Rick Williams | Burn Rubber
Buying? For me buying has been a process of evolution. During the past five years I have learned a tremendous amount and witnessed a number of changes. In the earlier years I relied on my personal taste more than anything. I believe that as a buyer your personal taste and the things you enjoy will have great influence on your decisions. However, I have found that as I grow my tastes change. I find myself becoming further removed from the taste of my target customer. As a result, I now pay closer attention to the trends of our target market and less attention to my personal taste. When my business partner and I first started we were in a different place. We wanted to create a business that would sell the things that we were into. Now in a lot of ways we have outgrown some of the product that we sell. Which makes me think maybe its time for us to start a new business. I’ll get back to that later.
There are many different variables to consider when buying for a specific retail space. First of all you need to have a clear idea as to who your target market is. Who is your customer? What is their age range? What music do they listen to? Where do they go to get information about the things they buy? At first glance these questions may seem all over the board however, having this information helps when trying to make an informed buy. You can’t buy $10,000 worth of the latest “dope” Japanese brand whose price point is on the high end when your customer is looking for the latest goods from their favorite street wear brand. You will end up sitting on $10,000 worth of “cool” stuff and your customer will be confused. This example works the other way around as well and you’ll quickly find yourself in a similar position. The bottom line is one of the most important things you need to consider when buying is your target market — Never lose sight of who is shopping with you. On the other hand, while it is important to be mindful of who your customer is and what they are buying we as retailers have a responsibility to introduce new product and brands that our customer might not know about yet. This is something that we must learn to balance in order to stay relevant and move forward.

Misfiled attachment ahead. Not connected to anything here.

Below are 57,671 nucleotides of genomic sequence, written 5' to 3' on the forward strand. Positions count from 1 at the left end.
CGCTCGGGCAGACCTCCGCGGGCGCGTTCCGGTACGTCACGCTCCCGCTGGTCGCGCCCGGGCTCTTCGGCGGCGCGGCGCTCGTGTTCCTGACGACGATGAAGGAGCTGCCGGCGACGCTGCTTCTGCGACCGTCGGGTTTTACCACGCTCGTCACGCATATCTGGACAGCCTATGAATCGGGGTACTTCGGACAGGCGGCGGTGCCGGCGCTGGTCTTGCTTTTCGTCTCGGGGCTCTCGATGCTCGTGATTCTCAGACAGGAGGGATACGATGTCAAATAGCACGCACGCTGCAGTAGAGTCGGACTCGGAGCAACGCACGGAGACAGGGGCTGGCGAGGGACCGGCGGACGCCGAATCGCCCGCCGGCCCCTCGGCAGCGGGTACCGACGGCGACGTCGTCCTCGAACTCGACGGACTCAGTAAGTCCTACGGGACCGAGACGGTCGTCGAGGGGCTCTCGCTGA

Staying ahead of the curve is what our business is all about and we are always looking for the next line that will help define our retail space. This is a constantly evolving process. Carrying a specific brand is always a way to get the attention of your customer and potential customers. However there is also something to be said about piece selection and a good product mix for your store. Having a recognizable brand list is an important piece to the puzzle but picking the right pieces is just as important. I look at the situation like this… we have X amount of customers and they are going to purchase X amount of goods per season. As a buyer you have to be mindful of the amount of pieces you buy in a particular category. For example if I carry 10 brands that all provide hoodies I might not be able to buy hoodies from all ten of the brands. This goes back to my group of customers only buying X amount of goods per season. You have to pick and choose what you bring in from each brand and try your best to make everything complement each other. You want to try to avoid cannibalizing your own business. The art of buying can be complex at times and it definitely deals a lot with trial and error. However, with experience comes knowledge and this seemingly involved process becomes more manageable with every year that passes.